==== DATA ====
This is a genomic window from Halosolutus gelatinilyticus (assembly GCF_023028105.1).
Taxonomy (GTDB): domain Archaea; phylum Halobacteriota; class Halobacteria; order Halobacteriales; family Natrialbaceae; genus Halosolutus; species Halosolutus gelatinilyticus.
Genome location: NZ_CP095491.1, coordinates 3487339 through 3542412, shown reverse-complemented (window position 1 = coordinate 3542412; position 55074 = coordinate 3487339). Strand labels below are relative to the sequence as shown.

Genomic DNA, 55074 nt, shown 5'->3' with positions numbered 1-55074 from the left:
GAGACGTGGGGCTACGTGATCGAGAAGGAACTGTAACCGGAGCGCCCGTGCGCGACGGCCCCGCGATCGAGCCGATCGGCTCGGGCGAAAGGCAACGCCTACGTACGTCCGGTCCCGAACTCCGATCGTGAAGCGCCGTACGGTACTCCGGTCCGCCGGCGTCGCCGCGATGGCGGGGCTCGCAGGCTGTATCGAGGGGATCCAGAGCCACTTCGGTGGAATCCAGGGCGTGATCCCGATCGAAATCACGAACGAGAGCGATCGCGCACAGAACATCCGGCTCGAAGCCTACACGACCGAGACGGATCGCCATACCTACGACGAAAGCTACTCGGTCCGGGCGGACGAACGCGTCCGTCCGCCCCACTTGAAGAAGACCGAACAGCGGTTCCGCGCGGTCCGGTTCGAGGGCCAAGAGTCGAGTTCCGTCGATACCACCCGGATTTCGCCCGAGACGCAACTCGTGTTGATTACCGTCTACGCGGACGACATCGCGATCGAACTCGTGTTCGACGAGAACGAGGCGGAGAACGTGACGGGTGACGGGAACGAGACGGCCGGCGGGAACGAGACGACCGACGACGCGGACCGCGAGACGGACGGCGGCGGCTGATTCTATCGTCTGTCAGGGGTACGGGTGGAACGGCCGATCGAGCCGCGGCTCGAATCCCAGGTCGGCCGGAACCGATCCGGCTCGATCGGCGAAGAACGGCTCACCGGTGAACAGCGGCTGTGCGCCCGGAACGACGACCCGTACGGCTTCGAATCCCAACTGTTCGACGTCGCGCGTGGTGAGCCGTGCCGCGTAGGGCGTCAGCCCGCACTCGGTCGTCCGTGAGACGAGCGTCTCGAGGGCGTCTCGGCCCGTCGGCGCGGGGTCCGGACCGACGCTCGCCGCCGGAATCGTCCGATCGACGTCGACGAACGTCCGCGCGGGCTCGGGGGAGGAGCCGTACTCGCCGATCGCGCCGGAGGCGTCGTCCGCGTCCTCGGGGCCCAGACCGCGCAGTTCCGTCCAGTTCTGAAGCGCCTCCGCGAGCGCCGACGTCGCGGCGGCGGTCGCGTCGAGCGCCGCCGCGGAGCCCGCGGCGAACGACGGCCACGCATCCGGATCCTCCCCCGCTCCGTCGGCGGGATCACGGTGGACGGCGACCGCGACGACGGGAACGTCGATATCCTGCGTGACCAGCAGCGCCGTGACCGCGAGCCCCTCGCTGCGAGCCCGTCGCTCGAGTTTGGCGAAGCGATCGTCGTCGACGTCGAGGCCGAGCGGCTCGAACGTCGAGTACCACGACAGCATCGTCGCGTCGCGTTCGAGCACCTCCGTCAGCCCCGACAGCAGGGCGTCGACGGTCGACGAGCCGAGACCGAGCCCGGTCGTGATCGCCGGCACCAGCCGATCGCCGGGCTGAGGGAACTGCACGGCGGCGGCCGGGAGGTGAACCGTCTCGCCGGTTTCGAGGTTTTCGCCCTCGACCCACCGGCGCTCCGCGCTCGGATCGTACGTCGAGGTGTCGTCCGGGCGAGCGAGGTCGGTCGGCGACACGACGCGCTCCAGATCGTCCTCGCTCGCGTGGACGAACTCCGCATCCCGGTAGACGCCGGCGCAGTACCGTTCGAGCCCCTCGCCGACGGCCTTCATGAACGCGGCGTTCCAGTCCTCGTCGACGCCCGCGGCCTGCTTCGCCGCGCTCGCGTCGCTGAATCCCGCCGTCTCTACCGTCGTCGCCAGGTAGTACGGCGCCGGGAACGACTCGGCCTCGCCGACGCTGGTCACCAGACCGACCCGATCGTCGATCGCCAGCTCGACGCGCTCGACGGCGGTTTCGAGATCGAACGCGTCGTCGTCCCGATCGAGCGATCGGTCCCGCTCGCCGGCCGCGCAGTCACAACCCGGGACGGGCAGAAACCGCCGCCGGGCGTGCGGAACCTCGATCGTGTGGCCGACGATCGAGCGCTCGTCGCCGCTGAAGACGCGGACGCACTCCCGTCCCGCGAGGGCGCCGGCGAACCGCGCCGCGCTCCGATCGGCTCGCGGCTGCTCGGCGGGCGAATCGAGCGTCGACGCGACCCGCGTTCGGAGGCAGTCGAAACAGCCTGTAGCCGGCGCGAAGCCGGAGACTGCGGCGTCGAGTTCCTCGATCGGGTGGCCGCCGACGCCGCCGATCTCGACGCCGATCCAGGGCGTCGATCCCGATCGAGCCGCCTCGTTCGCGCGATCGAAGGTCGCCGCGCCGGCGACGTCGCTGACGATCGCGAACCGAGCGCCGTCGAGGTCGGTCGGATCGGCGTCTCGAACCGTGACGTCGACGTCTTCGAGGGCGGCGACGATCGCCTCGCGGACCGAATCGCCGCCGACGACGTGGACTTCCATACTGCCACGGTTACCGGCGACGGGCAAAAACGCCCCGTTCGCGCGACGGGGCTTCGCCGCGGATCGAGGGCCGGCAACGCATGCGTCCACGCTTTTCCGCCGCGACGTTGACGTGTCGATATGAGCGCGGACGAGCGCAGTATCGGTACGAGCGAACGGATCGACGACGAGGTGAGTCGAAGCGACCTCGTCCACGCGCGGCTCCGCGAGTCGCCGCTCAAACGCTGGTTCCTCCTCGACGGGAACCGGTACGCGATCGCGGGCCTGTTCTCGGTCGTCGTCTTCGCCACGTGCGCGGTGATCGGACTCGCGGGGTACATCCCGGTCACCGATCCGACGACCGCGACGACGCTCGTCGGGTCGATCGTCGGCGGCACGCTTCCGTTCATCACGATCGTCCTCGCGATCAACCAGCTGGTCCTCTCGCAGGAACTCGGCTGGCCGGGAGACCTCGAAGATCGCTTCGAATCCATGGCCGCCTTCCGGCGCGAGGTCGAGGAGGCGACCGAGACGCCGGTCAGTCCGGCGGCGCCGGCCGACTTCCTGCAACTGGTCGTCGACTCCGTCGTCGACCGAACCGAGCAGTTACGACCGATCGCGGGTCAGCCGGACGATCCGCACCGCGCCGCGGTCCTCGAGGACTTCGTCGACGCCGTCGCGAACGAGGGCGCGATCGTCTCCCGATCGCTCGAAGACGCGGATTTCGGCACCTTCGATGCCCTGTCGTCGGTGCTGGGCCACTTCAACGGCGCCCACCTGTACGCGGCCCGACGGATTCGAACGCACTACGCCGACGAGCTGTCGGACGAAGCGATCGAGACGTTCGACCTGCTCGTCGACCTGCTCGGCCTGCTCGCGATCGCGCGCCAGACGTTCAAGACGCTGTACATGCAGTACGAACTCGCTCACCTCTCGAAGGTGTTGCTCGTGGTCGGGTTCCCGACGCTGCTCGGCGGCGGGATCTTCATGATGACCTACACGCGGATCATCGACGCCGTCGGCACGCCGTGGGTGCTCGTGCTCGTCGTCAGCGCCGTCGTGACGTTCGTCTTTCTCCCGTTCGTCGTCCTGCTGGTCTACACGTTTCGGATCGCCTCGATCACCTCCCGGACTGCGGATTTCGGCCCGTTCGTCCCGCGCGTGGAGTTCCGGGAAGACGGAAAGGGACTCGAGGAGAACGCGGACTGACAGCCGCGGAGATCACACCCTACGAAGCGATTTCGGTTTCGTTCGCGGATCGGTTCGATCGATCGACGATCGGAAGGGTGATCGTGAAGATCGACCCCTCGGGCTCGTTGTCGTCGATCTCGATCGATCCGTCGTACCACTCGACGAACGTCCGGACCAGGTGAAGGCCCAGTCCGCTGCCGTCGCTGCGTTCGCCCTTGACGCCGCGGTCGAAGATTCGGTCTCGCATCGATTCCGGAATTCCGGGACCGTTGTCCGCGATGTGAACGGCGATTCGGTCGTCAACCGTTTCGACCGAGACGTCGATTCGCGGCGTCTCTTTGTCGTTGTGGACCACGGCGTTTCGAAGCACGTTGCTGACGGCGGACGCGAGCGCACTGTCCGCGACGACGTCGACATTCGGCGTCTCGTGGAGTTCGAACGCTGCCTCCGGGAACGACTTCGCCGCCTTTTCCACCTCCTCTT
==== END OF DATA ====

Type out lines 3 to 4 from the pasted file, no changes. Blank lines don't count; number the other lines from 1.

Genome location: NZ_CP095491.1, coordinates 3487339 through 3542412, shown reverse-complemented (window position 1 = coordinate 3542412; position 55074 = coordinate 3487339). Strand labels below are relative to the sequence as shown.

Genomic DNA, 55074 nt, shown 5'->3' with positions numbered 1-55074 from the left: